Julie met her future husband Matt at her cousin’s wedding. Matt often complimented me on the “blankets” I sewed. Julie bought fat quarters at a flea market – she liked the colors and patterns. With those fat quarters, and many more I made their wedding quilt. When Julie and Matt were married for 4 years, Matt was deployed to Afghanistan with his Army Reserve Unit. While Matt was gone, Julie asked me to help make a baby quilt for a friend. Soon she was making two more quilts. The quilting bug had bit Julie! I got my old machine out for her to use.
Her first stars and stripes quilt sold at a charity auction, the proceeds went to families of our fallen soldiers. Julie hadn’t said a word about her quilting to Matt, but she was running out of time. He was coming home on leave in a couple weeks. With my help on the binding Matt’s quilt was done in time. Matt was given the quilt when he came home on leave and was surprised that Julie had learned to make “blankets”. Matt’s deployment will be over soon. They look forward to snuggling under the red, white and blue quilt.
I knew what I was getting into marrying a military man in the middle of the United States of America's War on Terror; after all I was a soldier at one time. We had been married just a year and a month when I waved good-bye to him at Dallas/Fort Worth Airport. I sat there as I watched his plane take off and cried for at least fifteen minutes. When I finally calmed down, I got up and went home to an empty house.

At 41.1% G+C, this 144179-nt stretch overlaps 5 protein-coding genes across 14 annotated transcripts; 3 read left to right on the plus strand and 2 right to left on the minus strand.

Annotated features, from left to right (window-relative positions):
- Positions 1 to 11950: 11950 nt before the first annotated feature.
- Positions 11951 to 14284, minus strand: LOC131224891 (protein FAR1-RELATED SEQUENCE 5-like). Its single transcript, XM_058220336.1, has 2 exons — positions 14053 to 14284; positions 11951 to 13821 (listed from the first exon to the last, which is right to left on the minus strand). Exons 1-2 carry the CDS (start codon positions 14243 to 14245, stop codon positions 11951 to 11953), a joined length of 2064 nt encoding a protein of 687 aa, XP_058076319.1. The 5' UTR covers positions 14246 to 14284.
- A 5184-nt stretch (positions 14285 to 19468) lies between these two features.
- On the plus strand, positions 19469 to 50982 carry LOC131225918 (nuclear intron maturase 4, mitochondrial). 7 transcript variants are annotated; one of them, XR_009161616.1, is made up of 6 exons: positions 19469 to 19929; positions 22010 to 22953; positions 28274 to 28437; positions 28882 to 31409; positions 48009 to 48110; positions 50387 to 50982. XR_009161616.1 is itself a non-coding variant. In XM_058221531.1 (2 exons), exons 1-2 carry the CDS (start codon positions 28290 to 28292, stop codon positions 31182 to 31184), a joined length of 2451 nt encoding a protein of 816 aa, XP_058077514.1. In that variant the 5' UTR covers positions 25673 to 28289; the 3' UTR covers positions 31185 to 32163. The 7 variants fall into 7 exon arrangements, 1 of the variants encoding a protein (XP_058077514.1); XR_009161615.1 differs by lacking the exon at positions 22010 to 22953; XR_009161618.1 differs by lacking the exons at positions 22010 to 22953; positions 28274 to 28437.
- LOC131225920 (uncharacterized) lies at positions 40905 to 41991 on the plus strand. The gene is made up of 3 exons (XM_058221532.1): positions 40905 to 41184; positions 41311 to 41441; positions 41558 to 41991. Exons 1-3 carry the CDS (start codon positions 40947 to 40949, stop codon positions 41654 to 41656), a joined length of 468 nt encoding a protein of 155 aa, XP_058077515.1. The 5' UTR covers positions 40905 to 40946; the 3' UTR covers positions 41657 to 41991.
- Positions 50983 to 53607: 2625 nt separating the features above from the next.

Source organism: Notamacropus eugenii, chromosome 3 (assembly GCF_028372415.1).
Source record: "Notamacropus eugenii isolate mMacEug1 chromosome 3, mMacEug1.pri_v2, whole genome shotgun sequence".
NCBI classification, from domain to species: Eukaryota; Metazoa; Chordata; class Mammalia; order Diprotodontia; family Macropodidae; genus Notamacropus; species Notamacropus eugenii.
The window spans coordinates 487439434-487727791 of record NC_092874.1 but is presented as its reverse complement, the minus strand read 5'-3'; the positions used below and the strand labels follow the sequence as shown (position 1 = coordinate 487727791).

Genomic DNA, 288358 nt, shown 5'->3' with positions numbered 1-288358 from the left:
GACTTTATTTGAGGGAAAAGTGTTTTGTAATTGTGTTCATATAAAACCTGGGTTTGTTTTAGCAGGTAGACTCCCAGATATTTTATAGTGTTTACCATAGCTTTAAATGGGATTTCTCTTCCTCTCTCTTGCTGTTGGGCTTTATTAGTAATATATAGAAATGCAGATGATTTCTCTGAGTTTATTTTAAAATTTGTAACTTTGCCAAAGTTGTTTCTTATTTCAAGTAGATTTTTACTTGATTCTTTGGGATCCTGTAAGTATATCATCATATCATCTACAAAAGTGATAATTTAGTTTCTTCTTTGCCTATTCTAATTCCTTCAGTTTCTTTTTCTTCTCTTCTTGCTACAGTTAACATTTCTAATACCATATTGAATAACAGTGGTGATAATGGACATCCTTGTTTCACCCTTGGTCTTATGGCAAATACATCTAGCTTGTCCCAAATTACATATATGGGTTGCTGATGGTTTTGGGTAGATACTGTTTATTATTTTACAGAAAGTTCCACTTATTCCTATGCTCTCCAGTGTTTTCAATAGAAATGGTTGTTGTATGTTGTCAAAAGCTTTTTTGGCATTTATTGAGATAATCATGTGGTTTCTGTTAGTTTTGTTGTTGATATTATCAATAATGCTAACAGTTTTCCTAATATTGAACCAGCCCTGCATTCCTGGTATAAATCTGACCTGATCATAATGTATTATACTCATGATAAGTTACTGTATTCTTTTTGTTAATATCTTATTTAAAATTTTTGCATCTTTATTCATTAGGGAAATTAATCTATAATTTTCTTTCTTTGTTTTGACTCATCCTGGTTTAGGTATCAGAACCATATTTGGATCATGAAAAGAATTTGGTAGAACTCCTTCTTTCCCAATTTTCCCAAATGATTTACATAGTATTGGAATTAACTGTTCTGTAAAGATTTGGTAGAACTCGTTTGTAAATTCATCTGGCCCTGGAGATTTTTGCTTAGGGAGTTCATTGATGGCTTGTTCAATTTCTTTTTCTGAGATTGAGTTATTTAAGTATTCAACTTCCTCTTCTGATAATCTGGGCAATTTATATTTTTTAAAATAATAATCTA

I went back to work the next week but could not get over the sadness I was dealing with. I started going to quilting shops. I had never quilted before but had always loved sewing. When my husband deployed and I started to become very depressed, I picked up my scissors and started learning to quilt. I won’t say that it was easy. I didn’t know anyone in my life that quilted but I watched videos and bought books to show me how. That year I don’t believe I created anything but a few blocks of 9-patches. I will say that the business of learning and sewing, what little that I did, lifted my spirits and helped me through those many sleepless nights.
My husband came home to me safe (and in one piece), and for a while those block pieces were all but forgotten. Last year I met a wonderful lady who has been quilting for 30 plus years and she has been wonderful to teach me. Now I am truly a quilter and I have my husband here to show him my creations. I thank God for the blessings He has given me; a wonderful husband and now a friend that I can learn from and work with.